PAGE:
station, to have the power and authority of that station called in question. The temptation has, in this view, the air of a challenge to Christ, to support his high pretensions by corresponding actions, and thus he would draw Him into a rash, imprudent, vainglorious display of his power, without a reason and without an end. Miracles are intended, and performed for the conversion of the incredulous, at least for their conviction, and to render them inexcusable. Unless this be in view, power ceases to be under the direction of wisdom. Accordingly we find that whenever haughty, determined unbelievers expected or demanded a sign, it was constantly denied them. What, has the Father entrusted him with his authority, to satisfy a malignant curiosity: and shall that power be lavished away, in humouring the obstinate and incorrigible, which is designed for the instruction and confirmation of such as love and seek the truth? How, Satan call on Christ to work a miracle ? and for what end ? that he might believe in him? Was the object of his mission to restore “angels who had left their first estate.” Had Christ, then, at the requisition of Satan, performed a miracle, he could have nothing in view but an ostentarious exhibition of the gifts committed to him, which was all that the tempter wanted.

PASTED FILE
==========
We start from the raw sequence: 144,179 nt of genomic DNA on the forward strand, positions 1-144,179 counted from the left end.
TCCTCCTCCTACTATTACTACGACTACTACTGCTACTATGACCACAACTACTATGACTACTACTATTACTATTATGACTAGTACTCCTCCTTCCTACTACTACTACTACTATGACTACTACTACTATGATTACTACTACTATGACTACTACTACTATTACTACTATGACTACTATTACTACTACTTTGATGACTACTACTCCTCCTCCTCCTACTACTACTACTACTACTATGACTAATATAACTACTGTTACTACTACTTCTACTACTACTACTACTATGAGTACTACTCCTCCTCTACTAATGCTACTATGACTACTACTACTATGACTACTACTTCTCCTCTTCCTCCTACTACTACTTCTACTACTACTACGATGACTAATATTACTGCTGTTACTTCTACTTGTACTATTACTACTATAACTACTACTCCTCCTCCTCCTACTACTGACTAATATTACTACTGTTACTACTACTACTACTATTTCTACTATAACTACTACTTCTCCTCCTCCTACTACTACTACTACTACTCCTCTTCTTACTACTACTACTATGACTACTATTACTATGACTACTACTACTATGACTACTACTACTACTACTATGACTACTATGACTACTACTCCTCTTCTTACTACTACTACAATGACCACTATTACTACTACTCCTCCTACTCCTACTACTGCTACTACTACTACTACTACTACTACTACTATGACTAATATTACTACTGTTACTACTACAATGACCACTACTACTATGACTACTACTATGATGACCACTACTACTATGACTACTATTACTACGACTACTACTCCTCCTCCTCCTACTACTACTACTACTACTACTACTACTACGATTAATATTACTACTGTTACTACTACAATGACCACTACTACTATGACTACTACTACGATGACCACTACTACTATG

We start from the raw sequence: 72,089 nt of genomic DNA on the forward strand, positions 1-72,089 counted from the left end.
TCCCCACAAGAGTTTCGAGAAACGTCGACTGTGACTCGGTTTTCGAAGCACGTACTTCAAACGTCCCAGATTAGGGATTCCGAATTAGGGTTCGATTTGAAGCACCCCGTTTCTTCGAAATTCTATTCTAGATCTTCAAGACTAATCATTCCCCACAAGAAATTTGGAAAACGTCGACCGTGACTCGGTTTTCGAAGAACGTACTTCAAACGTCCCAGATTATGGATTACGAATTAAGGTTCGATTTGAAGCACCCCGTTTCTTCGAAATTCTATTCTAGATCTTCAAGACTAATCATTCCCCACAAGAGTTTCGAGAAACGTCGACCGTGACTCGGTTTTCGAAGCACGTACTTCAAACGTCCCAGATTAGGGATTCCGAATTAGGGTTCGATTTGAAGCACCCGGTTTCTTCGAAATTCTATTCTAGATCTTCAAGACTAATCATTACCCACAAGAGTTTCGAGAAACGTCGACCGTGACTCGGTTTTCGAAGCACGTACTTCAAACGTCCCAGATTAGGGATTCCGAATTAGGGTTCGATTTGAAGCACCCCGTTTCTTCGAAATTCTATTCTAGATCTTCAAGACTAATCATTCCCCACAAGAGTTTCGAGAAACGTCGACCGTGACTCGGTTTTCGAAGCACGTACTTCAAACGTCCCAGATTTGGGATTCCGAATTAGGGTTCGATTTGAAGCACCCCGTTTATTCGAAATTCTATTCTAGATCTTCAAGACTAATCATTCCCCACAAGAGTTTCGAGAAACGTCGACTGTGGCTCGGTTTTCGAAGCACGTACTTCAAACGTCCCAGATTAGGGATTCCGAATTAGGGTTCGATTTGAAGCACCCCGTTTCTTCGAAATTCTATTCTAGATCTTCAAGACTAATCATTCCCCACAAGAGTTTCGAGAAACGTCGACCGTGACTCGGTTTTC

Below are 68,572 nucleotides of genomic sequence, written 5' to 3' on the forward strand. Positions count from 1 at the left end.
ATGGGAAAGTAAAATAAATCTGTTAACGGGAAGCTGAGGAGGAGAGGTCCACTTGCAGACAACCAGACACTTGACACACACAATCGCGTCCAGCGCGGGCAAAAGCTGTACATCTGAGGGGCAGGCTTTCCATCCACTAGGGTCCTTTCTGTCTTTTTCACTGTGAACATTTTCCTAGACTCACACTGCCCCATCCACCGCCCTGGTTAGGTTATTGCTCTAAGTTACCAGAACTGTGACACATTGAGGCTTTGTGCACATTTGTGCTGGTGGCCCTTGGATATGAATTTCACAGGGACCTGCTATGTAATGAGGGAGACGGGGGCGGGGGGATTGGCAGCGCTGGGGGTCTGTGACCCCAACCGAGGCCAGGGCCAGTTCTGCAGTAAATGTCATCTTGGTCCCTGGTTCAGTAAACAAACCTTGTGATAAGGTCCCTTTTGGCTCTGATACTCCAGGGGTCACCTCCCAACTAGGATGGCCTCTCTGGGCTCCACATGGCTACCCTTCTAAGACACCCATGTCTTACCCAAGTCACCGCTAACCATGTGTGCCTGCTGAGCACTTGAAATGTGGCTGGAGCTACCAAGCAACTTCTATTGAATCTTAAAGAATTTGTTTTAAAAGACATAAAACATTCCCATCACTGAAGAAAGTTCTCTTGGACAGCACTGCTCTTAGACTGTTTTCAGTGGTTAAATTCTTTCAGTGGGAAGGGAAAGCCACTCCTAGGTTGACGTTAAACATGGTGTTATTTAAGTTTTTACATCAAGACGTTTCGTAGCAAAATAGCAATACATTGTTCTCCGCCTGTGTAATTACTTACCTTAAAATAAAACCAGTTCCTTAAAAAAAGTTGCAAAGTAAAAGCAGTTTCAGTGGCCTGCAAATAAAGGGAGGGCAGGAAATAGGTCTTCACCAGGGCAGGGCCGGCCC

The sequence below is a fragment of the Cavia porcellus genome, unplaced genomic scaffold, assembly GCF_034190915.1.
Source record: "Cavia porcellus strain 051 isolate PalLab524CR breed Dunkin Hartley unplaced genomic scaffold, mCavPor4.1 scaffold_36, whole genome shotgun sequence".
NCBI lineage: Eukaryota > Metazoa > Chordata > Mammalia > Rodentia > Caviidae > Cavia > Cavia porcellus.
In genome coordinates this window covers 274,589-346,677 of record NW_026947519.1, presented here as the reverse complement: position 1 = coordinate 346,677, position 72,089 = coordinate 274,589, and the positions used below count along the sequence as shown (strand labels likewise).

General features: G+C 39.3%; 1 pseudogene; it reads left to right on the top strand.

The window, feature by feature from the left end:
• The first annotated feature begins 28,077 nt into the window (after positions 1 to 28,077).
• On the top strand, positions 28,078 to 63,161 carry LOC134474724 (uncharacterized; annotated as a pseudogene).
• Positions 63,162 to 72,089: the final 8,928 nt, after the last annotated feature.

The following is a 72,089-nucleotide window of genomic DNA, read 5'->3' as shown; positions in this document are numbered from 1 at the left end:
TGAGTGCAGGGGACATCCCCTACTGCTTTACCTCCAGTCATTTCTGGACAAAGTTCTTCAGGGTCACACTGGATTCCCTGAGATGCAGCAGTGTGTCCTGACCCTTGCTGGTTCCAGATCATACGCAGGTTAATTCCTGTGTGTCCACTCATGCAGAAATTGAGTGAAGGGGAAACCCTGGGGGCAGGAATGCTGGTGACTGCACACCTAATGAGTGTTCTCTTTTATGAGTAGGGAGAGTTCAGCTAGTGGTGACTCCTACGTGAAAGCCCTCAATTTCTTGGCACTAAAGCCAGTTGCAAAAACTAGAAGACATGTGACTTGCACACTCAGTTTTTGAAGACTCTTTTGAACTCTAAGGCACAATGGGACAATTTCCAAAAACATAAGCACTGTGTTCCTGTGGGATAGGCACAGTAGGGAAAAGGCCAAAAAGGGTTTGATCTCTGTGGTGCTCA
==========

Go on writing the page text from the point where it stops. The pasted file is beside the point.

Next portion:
This leads to a general observation on the wisdom and moderation which ever governed our Lord's conduct, in this respect. As he never employed bis power for the purposes of his own glory, because he sought only that of his heavenly Father, so he never exercised it to promote his own advantage ; Charity, not sell-love, dictated all his words, all his actions. He withdraws, he retires, when he meant to provide for his own safety; and He remains upon the cross when infidelity defied bim to come down. An amiable view of the Son of God! In Him all power appears enthroned, with wisdom standing on the right hand, and charity on the left; and it is acting continually in conformity to their advice. How then does he escape the snare laid for him by the devil with such dexterity and artifice ? By an answer artlessly simple, but at the same time exactly pointed, and directly to the purpose. The Israelites, when pressed by famine, bread failing them in the wilderness, were sustained for forty years by manna falling day by day from heaven; God substituting in place of bread, the common aliment of man, a celestial food, denominated in Scripture “ Angel's bread," probably because it was prepared and dispensed by the ministration of angels.' This gives occasion to Moses to observe, in recapitulating the conduct of Providence toward that people, “ the Lord thy God led thee these forty years in the wilderness, to humble thee, and to prove thee, to know what was in thine heart, whether thou wouldest keep his commandments or no. And he humbled thee, and suffered thee to hunger, and fed thee with manna, which thou knewest not, neither did thy fathers know, that he might make thee know that man doth not live by bread only, but by every word that proceedeth out of the mouth of the Lord doth man live."